Mission Mars: Dubai's Ritika Singh confident of winning one way ticket to Red Planet - Emirates24|7

Mission Mars: Dubai's Ritika Singh confident of winning one way ticket to Red Planet

Ritika Singh is an Indian living in Dubai for the past four years. (Facebook)

She is passionate about travelling, an adrenaline junkie who loves mountaineering, sky diving, loves nature and in her own words "in love with this World", yet Ritika Singh is ready to 'take a giant leap' to Mars - FOREVER.

Why? "I have always had the urge to explore the unexplored. I am in love with this world, that still holds true but who knows, Mars could be even better!

"To gain some we lose some and (we) make some sacrifices, so I will be sacrificing things that I love now but in return I am sure I'll be getting something that's not here. I am too curious to know what Mars has for me."

That's Rikita Singh, a Dubai resident, who is one of the 100 shortlisted in the race for one way trip to Mars. Singh, 29, works as a supply chain manager in a retail company in the emirates.

She aspires to be one of the first humans to set foot on the Red Planet as planned by Mars One, a Netherland based non-profit group.

Mars One's mission is to send humans to the Red Planet and out of whopping 202,586 applicants, only 100 have been selected till now.

These 100 candidates will further go through more tests later this year and eventually 24 will be selected. And all these will be televised, more like a reality show.

Yes, you read it!

The progress of the hopefuls is set to be documented in a new show by TV company Endemol, makers of Big Brother.

Mars One must raise an estimated $6 billion, which they hope to achieve through various methods, including funding, sponsorship, sales and television is just another avenue to generate funds.

Ritika gives us a lowdown on what to expect in the next rounds.

"There are still two more rounds left, first will be more of a team-building exercises. We will be put in a place for two weeks and given different tasks to perform in groups. We will have to study and give exams and do run tests for things we might have to do in Mars. Our bonding and compatibility will also be put to test."

For the next round the candidates will have to endure physical tasks to prove how tough they are to sustain the obvious risks they face.

The candidates will receive their first shot at training in the copy of the Mars Outpost on Earth and will demonstrate their suitability to perform well in a team.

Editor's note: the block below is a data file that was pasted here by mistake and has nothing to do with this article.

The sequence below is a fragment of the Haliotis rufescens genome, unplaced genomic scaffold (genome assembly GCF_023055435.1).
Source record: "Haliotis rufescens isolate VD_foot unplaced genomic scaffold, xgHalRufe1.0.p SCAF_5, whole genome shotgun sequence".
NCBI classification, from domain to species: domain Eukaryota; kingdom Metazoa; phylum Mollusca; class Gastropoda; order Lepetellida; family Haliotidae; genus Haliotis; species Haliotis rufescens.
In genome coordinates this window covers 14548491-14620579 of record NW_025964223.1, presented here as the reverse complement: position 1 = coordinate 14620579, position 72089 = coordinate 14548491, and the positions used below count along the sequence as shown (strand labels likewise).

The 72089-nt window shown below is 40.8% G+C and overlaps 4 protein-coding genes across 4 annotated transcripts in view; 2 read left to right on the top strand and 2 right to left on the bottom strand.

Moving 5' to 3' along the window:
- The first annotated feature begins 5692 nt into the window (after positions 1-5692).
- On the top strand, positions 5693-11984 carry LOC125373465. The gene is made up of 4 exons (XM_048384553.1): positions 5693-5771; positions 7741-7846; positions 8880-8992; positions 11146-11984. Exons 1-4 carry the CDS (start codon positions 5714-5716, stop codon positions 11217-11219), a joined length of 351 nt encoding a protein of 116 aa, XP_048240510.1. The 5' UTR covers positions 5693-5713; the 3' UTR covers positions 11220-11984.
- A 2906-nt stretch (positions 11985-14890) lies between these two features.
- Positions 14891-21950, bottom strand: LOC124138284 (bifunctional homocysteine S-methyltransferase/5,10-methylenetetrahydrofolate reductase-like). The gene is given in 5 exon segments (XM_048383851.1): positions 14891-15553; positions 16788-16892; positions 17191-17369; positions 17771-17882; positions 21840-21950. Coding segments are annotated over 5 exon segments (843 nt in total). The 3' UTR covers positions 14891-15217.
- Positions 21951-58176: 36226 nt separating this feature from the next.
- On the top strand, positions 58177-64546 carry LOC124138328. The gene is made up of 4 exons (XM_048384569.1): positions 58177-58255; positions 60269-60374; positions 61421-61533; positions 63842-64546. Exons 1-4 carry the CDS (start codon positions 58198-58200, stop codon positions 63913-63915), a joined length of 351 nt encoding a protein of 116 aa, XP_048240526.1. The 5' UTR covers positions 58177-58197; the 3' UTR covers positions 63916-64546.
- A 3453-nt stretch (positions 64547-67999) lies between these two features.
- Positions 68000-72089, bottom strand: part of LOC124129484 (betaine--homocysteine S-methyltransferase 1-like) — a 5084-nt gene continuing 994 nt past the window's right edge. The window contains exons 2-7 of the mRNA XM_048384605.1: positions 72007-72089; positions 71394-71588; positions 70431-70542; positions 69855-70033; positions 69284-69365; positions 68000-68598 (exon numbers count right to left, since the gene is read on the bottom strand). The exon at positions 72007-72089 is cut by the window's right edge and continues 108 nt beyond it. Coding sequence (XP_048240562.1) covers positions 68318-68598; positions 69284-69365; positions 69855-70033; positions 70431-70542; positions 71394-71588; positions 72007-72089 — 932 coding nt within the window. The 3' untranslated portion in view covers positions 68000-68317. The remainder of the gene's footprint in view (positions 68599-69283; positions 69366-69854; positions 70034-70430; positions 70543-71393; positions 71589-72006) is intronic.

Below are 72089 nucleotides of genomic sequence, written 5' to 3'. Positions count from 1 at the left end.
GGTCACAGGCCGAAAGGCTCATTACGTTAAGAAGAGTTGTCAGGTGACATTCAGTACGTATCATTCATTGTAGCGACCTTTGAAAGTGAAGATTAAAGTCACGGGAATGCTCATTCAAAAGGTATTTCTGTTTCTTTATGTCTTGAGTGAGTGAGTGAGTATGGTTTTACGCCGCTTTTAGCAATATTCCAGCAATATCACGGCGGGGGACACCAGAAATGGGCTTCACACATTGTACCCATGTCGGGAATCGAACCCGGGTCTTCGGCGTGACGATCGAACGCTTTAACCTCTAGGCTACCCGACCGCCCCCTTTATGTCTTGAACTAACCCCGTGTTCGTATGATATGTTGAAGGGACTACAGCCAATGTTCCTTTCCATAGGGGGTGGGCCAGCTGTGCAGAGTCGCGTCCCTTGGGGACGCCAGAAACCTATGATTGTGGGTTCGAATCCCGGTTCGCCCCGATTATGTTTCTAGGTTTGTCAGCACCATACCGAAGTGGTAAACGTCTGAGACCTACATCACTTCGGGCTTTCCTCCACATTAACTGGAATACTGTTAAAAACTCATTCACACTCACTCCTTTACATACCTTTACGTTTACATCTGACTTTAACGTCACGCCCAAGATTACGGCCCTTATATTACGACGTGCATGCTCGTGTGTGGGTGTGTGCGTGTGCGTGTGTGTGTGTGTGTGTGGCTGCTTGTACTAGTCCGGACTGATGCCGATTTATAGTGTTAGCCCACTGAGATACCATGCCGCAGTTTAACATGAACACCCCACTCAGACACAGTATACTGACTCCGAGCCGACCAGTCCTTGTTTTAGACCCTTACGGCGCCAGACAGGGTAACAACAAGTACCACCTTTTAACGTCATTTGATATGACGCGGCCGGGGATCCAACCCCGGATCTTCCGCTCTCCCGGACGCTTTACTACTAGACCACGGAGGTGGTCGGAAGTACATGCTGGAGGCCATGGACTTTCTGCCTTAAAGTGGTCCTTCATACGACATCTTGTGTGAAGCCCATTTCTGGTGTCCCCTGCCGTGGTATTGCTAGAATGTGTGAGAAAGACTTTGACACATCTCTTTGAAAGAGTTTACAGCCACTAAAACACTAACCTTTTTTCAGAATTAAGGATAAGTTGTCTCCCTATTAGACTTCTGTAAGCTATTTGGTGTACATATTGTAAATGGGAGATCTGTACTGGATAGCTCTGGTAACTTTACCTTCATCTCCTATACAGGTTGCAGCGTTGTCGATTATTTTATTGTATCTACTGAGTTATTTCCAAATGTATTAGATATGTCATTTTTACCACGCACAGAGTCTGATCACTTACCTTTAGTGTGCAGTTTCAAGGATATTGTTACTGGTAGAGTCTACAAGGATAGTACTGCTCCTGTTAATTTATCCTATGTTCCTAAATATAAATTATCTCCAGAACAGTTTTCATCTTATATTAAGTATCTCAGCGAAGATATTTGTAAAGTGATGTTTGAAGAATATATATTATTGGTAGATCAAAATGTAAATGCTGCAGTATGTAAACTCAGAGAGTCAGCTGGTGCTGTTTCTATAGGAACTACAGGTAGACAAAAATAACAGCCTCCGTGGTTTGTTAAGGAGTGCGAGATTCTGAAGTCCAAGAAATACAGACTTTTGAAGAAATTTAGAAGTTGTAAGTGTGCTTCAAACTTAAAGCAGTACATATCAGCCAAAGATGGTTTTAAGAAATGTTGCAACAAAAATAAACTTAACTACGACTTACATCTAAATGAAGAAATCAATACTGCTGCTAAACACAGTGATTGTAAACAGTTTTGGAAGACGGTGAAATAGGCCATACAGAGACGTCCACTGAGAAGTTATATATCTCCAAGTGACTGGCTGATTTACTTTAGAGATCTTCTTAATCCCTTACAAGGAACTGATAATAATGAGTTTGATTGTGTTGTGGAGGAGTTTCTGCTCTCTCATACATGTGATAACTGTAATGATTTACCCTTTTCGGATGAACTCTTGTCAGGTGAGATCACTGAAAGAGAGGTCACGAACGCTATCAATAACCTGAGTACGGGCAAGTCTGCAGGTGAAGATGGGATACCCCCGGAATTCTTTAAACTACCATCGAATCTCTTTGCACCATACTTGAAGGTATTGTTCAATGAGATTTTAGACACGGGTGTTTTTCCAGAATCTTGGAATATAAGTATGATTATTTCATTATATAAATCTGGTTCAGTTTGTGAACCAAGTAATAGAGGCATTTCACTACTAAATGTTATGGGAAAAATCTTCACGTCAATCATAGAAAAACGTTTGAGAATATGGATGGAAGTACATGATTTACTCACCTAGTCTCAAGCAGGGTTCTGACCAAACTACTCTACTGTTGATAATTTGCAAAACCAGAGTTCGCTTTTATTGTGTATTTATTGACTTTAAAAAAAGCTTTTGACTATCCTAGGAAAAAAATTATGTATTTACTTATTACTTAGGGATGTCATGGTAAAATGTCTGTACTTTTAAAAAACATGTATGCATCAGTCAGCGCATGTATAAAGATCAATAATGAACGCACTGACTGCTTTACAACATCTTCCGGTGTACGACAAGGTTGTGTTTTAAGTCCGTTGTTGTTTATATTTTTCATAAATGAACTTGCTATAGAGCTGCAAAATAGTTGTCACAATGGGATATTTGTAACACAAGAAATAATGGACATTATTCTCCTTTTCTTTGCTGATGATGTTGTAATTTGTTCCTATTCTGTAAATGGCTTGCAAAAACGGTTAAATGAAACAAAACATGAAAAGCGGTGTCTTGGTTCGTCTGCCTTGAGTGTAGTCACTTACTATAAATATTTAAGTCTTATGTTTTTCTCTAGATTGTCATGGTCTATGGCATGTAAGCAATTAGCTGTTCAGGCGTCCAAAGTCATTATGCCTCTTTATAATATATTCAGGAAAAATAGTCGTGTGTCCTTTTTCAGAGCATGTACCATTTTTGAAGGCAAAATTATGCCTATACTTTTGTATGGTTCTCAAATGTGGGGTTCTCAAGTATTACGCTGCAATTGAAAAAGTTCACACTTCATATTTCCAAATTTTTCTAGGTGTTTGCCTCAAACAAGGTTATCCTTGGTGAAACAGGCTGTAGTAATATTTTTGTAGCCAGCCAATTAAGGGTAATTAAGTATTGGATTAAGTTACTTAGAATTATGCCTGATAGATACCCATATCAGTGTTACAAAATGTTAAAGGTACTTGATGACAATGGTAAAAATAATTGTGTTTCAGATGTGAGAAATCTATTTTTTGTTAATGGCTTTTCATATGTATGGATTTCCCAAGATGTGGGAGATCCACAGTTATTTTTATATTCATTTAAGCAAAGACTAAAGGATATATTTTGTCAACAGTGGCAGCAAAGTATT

Breaming with confidence Ritika says, "For me the tougher part was the last round, where I was very nervous about the technical questions. The next round is based on how compatible you are with other people, how well you perform in a group - it’s all about team - which I am very good at."

Ritika gets her confidence from the fact that she has travelled extensively and good at adapting to new culture and enjoys meeting people.

She is not bogged down by the physical round thanks to her passion of running, hiking and mountaineering having conquered two summits - Mt Kilimanjaro, Mt Elbrus.

Rikita says, "I have been in harsh conditions and difficult situations with different groups of people and I have realised that I become stronger and tougher when I face challenges and that’s why I am confident about the next two rounds."

And how did she manage to convince her parents back in India?

This Delhi girl says, initially her parents were shocked (that’s expected). She flew down to India to break the news, talk to them and... "I cried and tried to convince my mom." That was simple!

On a serious note Ritika tells me, "They saw my point and now they are very proud of me, when I broke the news of the recent selection, they were more excited than I was."

Ritika is mentally and physically training to live in a planet that has always been a difficult target for astronauts, with only few unmanned missions succeeding.

There are nay sayers who thinks the project may have to take a step back, at least to reconsider the mission’s technical feasibility.

The journey itself is expected to take around seven months, and a recent MIT study found that, should the first explorers succeed in landing, using current technology they would likely survive just 68 days.

So why would anyone chooses to go to Mars on a one-way mission?

"Since we know so less about Mars, it is all the more important to go there and settle and explore and find the answers about things we don't know about the planet. Once we go there we will expand and be able to answer the unanswered," Ritika says emphatically.

She believes this mission will open up new opportunities and inspire a new generation and facilitate astronauts to study the planet in a better way. This journey will be for mankind.

She is unfazed by the sceptics and danger associated with the mission, "Mars One has prepared an entire road map and before sending human beings they are launching unmanned mission slated for 2018. A lot will depend on that and they will not put any life in danger."

Mars One aims for the first crew consisting of 4 individuals to blast off from Earth in 2024 and from then on every two years a crew (total six crews of four) will leave for Mars.

Mars One hopes to starting a colony there that will aid our understanding of the origins of the solar system, the origins of life and our place in the universe.

Ritika Singh, 29, believes that all things are possible and achievable - this is her giant leap for mankind.

Comments

Comments